Theravada Buddhist Temple and Vipassana Meditation Center

Theravada Buddhist Temple and Vipassana Meditation Center

The Georgia Buddhist Vihara is dedicated to the promotion of the Theravada Buddhist teachings through the practice of meditation, study of Buddhist scriptures, Dhamma School for children and regular religious ceremonies. The Vihara was established in 2000 in Atlanta, Georgia.

Friday, January 1, 2016


A New Person
My 2015 youth retreat experience

Dunisha Panditaratne
"it felt as if a huge wind (my mind) had blown me away. "
I had left all comforts of home behind, and all simple pleasures that had blinded me from the truth were gone. I was going to learn more Dhamma, gain a vast amount of merit, and seek more wisdom.
When I arrived at the temple a new way of life was set out for me. I was to follow the daily five precepts with an additional three. After I had taken the eight precepts, Bhante Wajirabuddhi had said that I was going to be a new person and not be the same way I was at home. Me being my ignorant self, I didn’t understand what he meant at the time. What did he mean by a “new person?” I was still going to be the same Dunisha, wasn’t I? The end of the day was approaching, so I proceeded to help with the Attivisi puja, still thinking about Bhante Wajirabuddhi’s words.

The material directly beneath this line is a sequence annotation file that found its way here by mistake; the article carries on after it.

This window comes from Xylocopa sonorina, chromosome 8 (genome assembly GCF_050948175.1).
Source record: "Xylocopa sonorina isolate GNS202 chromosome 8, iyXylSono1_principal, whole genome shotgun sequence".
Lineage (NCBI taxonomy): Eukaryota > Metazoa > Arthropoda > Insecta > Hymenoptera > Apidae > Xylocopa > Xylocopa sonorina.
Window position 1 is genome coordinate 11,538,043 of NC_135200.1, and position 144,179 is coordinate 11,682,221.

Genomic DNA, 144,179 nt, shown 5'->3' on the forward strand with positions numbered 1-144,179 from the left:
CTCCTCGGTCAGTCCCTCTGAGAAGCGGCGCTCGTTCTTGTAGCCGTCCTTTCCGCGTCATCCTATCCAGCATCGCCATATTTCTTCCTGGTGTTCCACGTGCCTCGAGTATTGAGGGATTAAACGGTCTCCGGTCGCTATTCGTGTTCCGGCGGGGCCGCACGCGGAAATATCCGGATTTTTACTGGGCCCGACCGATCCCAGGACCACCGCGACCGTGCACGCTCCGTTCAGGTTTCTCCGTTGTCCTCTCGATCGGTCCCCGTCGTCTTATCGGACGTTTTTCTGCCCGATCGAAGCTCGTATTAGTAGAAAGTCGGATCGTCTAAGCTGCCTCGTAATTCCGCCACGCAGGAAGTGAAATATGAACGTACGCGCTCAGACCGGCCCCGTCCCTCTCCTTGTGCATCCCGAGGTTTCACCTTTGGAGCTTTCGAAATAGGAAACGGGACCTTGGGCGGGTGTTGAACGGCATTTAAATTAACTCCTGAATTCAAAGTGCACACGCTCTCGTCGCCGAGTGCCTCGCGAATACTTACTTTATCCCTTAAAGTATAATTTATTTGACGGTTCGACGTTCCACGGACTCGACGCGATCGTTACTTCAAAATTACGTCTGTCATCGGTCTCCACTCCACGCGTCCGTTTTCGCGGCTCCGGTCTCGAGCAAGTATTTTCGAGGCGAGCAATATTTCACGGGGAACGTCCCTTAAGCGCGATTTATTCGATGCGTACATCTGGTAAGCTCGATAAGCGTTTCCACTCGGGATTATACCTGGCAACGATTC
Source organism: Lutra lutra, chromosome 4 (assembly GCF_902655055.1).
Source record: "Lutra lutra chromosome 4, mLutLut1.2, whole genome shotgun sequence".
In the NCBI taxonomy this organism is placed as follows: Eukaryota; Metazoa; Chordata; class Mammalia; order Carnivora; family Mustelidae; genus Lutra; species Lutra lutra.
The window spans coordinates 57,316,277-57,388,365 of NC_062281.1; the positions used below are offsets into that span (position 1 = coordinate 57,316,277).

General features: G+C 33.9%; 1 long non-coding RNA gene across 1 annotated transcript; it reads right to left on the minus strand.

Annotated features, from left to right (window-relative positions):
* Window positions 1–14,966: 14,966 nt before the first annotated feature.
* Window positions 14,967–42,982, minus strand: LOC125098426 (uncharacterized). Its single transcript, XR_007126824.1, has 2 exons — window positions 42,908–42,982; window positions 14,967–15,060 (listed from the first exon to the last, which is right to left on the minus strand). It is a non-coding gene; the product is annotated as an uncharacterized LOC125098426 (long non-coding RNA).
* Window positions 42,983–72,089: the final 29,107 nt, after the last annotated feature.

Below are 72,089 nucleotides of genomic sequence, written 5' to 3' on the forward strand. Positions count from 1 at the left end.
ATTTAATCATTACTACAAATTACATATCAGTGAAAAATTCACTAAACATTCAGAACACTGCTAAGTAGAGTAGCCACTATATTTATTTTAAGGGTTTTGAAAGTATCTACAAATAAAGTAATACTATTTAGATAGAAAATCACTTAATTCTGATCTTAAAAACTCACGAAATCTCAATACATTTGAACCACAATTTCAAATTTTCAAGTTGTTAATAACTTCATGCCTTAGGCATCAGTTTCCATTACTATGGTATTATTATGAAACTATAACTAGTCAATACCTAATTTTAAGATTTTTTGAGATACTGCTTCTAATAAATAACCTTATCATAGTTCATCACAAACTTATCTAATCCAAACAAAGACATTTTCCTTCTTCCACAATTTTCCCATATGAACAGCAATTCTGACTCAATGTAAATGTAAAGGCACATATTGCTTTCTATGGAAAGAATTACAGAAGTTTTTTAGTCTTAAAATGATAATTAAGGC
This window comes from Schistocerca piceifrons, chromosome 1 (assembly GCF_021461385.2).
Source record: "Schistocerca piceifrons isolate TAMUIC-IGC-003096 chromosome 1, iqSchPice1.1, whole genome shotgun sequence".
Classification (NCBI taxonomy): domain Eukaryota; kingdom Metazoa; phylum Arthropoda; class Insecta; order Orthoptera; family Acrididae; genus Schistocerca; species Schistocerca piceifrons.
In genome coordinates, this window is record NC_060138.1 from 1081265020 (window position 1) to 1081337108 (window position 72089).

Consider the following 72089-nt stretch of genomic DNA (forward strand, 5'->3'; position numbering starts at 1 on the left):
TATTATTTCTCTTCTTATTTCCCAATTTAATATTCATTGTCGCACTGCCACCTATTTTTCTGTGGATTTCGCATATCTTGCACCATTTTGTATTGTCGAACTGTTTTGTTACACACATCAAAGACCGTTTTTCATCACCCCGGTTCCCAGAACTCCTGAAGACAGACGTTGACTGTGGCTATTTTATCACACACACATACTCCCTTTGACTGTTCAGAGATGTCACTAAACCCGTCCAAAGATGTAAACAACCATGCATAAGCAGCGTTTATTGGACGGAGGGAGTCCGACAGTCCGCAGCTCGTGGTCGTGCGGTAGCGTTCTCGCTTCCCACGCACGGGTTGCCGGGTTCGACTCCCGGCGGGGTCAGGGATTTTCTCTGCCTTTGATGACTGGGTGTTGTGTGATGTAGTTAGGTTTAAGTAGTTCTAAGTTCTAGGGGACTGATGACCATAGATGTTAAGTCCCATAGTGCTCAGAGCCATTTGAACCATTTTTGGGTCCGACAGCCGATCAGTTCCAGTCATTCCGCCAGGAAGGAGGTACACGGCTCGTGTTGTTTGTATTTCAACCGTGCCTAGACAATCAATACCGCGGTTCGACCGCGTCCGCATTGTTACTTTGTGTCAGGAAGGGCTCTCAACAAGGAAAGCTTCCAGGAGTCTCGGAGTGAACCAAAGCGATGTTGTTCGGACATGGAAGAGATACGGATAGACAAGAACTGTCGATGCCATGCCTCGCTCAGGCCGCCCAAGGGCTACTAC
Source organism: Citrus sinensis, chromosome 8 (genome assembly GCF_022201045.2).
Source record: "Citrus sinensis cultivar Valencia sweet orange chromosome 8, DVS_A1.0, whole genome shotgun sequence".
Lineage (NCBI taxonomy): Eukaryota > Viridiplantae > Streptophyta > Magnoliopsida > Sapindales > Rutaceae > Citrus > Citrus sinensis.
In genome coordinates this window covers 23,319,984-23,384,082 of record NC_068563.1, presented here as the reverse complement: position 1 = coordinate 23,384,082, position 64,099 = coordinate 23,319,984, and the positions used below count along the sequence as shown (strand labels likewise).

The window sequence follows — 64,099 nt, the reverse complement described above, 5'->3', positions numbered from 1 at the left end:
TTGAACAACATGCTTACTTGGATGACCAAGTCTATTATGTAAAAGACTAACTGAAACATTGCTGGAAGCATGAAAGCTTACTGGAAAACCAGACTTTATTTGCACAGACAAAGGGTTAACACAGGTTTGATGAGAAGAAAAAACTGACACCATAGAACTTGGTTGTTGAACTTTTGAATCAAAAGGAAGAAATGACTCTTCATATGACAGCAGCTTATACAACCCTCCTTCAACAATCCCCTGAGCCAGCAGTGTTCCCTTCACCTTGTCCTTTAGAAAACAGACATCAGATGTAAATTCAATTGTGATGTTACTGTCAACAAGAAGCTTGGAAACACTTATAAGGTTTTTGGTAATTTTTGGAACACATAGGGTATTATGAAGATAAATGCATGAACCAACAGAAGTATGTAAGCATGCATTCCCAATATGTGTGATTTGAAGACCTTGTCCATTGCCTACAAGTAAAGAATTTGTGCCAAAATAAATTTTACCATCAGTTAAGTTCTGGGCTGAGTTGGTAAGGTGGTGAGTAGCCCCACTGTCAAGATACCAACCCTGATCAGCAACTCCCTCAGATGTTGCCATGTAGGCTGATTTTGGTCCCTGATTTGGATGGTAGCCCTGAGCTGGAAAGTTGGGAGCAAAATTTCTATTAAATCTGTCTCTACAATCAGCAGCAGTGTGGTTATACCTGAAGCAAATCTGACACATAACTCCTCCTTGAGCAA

The next day I woke up with determination to become mindful and to not break any of the eight precepts. But as we all know, saying something in your head is a lot easier than doing it. During morning meditation, my mind was my worst enemy. One moment I was thinking about breathing and the slow inhale and exhale of every breath, the next moment my mind went in all different directions. The aching and cramping of my legs was no help whatsoever as well. Each time I went back on the path of breathing, it felt as if a huge wind (my mind) had blown me away. I found it impossible to focus for even one minute without my mind wandering somewhere else. At the end of the meditation session I vowed to do better the next day.
After the meditation it was time for the breakfast dhanna. While I ate, I focused on the process it took for me to digest the food. I thought about how the food had to go through the whole entire digestive system to soothe the hunger inside me. After work period, I prepared for sutra discussion. That day we had studied the Mangala sutra, which focused on the discourse on blessings. Such as associating with the wise and not with the foolish, to restrain from intoxicants, abstain from evil, etc.